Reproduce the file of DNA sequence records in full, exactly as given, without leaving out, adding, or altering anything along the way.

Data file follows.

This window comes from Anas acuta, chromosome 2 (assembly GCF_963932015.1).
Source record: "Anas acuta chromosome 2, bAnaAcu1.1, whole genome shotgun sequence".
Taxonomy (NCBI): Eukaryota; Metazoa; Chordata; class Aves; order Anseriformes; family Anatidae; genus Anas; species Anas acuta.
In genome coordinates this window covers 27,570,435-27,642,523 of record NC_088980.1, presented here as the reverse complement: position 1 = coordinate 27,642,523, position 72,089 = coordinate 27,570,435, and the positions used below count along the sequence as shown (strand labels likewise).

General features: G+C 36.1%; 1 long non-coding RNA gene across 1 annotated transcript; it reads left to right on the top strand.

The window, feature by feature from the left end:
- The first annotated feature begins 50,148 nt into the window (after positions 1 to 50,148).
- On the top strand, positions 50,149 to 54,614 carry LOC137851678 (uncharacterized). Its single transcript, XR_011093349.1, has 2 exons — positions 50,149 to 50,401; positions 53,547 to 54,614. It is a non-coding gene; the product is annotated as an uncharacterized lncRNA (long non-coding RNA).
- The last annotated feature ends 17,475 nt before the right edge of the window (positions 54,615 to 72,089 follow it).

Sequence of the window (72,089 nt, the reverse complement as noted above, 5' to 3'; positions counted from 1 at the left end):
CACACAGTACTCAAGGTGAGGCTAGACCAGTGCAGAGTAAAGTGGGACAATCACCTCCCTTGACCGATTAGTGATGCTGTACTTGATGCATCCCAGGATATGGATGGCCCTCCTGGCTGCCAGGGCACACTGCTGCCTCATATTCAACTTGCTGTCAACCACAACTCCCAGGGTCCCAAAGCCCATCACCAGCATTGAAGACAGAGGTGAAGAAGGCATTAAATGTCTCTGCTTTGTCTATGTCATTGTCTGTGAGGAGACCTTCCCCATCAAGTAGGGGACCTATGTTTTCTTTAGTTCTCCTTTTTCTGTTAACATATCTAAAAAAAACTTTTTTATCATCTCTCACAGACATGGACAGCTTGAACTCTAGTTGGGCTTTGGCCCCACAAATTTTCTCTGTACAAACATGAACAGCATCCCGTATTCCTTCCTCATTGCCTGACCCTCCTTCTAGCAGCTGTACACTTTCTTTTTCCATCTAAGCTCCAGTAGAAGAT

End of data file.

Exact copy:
This window comes from Anas acuta, chromosome 2 (assembly GCF_963932015.1).
Source record: "Anas acuta chromosome 2, bAnaAcu1.1, whole genome shotgun sequence".
Taxonomy (NCBI): Eukaryota; Metazoa; Chordata; class Aves; order Anseriformes; family Anatidae; genus Anas; species Anas acuta.
In genome coordinates this window covers 27,570,435-27,642,523 of record NC_088980.1, presented here as the reverse complement: position 1 = coordinate 27,642,523, position 72,089 = coordinate 27,570,435, and the positions used below count along the sequence as shown (strand labels likewise).

General features: G+C 36.1%; 1 long non-coding RNA gene across 1 annotated transcript; it reads left to right on the top strand.

The window, feature by feature from the left end:
- The first annotated feature begins 50,148 nt into the window (after positions 1 to 50,148).
- On the top strand, positions 50,149 to 54,614 carry LOC137851678 (uncharacterized). Its single transcript, XR_011093349.1, has 2 exons — positions 50,149 to 50,401; positions 53,547 to 54,614. It is a non-coding gene; the product is annotated as an uncharacterized lncRNA (long non-coding RNA).
- The last annotated feature ends 17,475 nt before the right edge of the window (positions 54,615 to 72,089 follow it).

Sequence of the window (72,089 nt, the reverse complement as noted above, 5' to 3'; positions counted from 1 at the left end):
CACACAGTACTCAAGGTGAGGCTAGACCAGTGCAGAGTAAAGTGGGACAATCACCTCCCTTGACCGATTAGTGATGCTGTACTTGATGCATCCCAGGATATGGATGGCCCTCCTGGCTGCCAGGGCACACTGCTGCCTCATATTCAACTTGCTGTCAACCACAACTCCCAGGGTCCCAAAGCCCATCACCAGCATTGAAGACAGAGGTGAAGAAGGCATTAAATGTCTCTGCTTTGTCTATGTCATTGTCTGTGAGGAGACCTTCCCCATCAAGTAGGGGACCTATGTTTTCTTTAGTTCTCCTTTTTCTGTTAACATATCTAAAAAAAACTTTTTTATCATCTCTCACAGACATGGACAGCTTGAACTCTAGTTGGGCTTTGGCCCCACAAATTTTCTCTGTACAAACATGAACAGCATCCCGTATTCCTTCCTCATTGCCTGACCCTCCTTCTAGCAGCTGTACACTTTCTTTTTCCATCTAAGCTCCAGTAGAAGAT